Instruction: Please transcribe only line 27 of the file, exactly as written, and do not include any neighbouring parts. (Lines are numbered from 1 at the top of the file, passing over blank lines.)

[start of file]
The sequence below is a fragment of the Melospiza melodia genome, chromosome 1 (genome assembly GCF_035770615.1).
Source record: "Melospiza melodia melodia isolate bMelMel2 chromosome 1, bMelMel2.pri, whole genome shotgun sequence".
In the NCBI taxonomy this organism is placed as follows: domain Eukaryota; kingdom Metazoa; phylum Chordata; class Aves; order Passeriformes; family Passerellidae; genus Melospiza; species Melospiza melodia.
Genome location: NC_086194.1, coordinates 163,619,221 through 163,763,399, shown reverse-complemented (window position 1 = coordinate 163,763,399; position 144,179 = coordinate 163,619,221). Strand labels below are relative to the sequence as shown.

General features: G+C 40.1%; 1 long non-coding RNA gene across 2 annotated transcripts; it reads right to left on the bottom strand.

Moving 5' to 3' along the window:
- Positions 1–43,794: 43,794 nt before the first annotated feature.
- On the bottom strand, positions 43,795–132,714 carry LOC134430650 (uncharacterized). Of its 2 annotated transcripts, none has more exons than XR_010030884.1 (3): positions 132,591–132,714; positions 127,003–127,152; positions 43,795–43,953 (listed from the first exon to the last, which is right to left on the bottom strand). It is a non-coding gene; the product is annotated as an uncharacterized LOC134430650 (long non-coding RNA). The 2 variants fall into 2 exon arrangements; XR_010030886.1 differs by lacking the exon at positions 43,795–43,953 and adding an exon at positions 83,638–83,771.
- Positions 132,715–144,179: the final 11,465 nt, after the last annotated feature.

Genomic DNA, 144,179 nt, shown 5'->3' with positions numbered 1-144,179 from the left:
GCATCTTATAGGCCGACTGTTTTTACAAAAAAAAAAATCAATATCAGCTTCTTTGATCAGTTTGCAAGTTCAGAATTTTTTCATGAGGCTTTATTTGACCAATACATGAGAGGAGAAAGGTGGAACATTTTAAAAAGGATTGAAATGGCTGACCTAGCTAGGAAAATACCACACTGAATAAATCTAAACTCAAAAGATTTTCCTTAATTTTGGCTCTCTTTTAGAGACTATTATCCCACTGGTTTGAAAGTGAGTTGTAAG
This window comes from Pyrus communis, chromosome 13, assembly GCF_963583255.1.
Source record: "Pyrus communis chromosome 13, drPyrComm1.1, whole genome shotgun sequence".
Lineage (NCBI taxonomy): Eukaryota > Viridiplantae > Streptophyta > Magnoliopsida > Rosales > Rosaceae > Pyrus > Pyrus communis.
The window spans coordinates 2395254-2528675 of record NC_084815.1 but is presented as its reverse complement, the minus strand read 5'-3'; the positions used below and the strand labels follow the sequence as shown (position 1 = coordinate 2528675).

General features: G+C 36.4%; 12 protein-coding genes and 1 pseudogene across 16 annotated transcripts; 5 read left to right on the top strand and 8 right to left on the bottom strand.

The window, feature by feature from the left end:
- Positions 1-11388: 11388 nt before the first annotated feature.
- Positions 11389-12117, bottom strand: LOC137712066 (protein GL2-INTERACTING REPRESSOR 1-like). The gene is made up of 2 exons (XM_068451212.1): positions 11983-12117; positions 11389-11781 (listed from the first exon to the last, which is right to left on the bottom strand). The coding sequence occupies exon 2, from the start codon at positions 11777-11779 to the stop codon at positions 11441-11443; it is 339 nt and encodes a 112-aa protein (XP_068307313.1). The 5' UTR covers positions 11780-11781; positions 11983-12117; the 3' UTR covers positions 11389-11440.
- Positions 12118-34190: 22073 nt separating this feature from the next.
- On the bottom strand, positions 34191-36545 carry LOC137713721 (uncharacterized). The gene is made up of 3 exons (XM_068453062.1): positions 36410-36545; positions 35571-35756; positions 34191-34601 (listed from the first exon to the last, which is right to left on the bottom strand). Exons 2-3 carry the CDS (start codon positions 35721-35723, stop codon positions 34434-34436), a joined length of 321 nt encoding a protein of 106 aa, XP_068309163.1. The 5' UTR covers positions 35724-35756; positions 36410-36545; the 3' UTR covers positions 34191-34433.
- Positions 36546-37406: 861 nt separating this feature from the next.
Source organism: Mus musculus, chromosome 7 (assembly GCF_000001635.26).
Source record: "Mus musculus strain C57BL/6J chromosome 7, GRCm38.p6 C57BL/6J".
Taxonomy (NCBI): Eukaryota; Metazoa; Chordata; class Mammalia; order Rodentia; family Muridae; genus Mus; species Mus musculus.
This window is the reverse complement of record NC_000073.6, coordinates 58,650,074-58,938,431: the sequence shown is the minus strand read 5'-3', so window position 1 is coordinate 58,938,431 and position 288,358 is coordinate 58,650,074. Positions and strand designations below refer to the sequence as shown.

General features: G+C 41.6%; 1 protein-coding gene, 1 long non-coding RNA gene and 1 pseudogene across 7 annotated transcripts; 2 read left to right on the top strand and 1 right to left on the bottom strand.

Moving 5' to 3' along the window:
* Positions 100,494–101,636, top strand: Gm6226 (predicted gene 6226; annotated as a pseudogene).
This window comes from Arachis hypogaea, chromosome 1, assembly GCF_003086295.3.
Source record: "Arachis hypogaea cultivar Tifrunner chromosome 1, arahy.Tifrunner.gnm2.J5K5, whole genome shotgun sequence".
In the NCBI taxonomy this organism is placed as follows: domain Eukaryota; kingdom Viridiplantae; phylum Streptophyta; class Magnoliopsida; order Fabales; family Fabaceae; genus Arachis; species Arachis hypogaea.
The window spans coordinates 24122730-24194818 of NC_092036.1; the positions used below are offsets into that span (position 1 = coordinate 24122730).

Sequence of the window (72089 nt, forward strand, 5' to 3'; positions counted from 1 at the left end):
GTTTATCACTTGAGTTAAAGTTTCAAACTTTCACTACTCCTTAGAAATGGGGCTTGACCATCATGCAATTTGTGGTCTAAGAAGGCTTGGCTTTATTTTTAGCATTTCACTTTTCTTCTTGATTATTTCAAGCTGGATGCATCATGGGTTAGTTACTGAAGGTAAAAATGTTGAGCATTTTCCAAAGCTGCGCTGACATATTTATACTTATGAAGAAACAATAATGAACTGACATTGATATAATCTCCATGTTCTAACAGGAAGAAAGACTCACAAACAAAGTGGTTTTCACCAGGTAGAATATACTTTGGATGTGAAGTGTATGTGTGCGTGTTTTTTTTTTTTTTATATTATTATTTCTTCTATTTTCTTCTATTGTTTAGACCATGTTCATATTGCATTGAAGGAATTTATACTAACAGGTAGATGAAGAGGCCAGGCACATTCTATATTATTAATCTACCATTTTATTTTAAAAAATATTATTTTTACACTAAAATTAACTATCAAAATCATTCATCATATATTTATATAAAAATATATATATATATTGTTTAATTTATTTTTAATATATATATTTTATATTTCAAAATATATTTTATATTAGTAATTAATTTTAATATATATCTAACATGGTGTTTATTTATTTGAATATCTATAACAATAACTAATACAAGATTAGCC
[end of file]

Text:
General features: G+C 41.6%; 1 protein-coding gene, 1 long non-coding RNA gene and 1 pseudogene across 7 annotated transcripts; 2 read left to right on the top strand and 1 right to left on the bottom strand.